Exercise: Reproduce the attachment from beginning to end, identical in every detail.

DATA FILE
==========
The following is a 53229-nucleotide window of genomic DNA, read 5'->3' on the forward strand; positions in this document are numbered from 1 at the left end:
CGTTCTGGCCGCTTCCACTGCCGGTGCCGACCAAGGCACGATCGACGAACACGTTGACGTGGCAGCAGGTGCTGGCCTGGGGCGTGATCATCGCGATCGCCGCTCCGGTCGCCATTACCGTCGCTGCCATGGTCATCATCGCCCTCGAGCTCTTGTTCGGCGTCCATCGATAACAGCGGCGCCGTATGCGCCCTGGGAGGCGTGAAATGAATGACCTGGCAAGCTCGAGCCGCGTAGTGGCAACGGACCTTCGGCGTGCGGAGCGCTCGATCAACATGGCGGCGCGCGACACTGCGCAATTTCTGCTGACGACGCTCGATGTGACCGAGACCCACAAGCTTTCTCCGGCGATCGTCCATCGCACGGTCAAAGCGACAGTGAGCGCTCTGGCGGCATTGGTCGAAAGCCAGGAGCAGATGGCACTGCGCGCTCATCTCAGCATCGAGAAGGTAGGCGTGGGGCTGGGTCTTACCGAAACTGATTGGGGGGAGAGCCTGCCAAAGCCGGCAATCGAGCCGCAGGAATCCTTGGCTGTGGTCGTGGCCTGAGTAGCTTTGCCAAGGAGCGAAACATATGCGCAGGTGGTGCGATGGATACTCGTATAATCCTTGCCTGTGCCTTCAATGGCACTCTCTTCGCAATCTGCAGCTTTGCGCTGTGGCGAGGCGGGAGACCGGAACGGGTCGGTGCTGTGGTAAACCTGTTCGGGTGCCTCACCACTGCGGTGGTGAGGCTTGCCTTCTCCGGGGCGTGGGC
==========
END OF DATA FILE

The following is a 53229-nucleotide window of genomic DNA, read 5'->3' on the forward strand; positions in this document are numbered from 1 at the left end:
CGTTCTGGCCGCTTCCACTGCCGGTGCCGACCAAGGCACGATCGACGAACACGTTGACGTGGCAGCAGGTGCTGGCCTGGGGCGTGATCATCGCGATCGCCGCTCCGGTCGCCATTACCGTCGCTGCCATGGTCATCATCGCCCTCGAGCTCTTGTTCGGCGTCCATCGATAACAGCGGCGCCGTATGCGCCCTGGGAGGCGTGAAATGAATGACCTGGCAAGCTCGAGCCGCGTAGTGGCAACGGACCTTCGGCGTGCGGAGCGCTCGATCAACATGGCGGCGCGCGACACTGCGCAATTTCTGCTGACGACGCTCGATGTGACCGAGACCCACAAGCTTTCTCCGGCGATCGTCCATCGCACGGTCAAAGCGACAGTGAGCGCTCTGGCGGCATTGGTCGAAAGCCAGGAGCAGATGGCACTGCGCGCTCATCTCAGCATCGAGAAGGTAGGCGTGGGGCTGGGTCTTACCGAAACTGATTGGGGGGAGAGCCTGCCAAAGCCGGCAATCGAGCCGCAGGAATCCTTGGCTGTGGTCGTGGCCTGAGTAGCTTTGCCAAGGAGCGAAACATATGCGCAGGTGGTGCGATGGATACTCGTATAATCCTTGCCTGTGCCTTCAATGGCACTCTCTTCGCAATCTGCAGCTTTGCGCTGTGGCGAGGCGGGAGACCGGAACGGGTCGGTGCTGTGGTAAACCTGTTCGGGTGCCTCACCACTGCGGTGGTGAGGCTTGCCTTCTCCGGGGCGTGGGC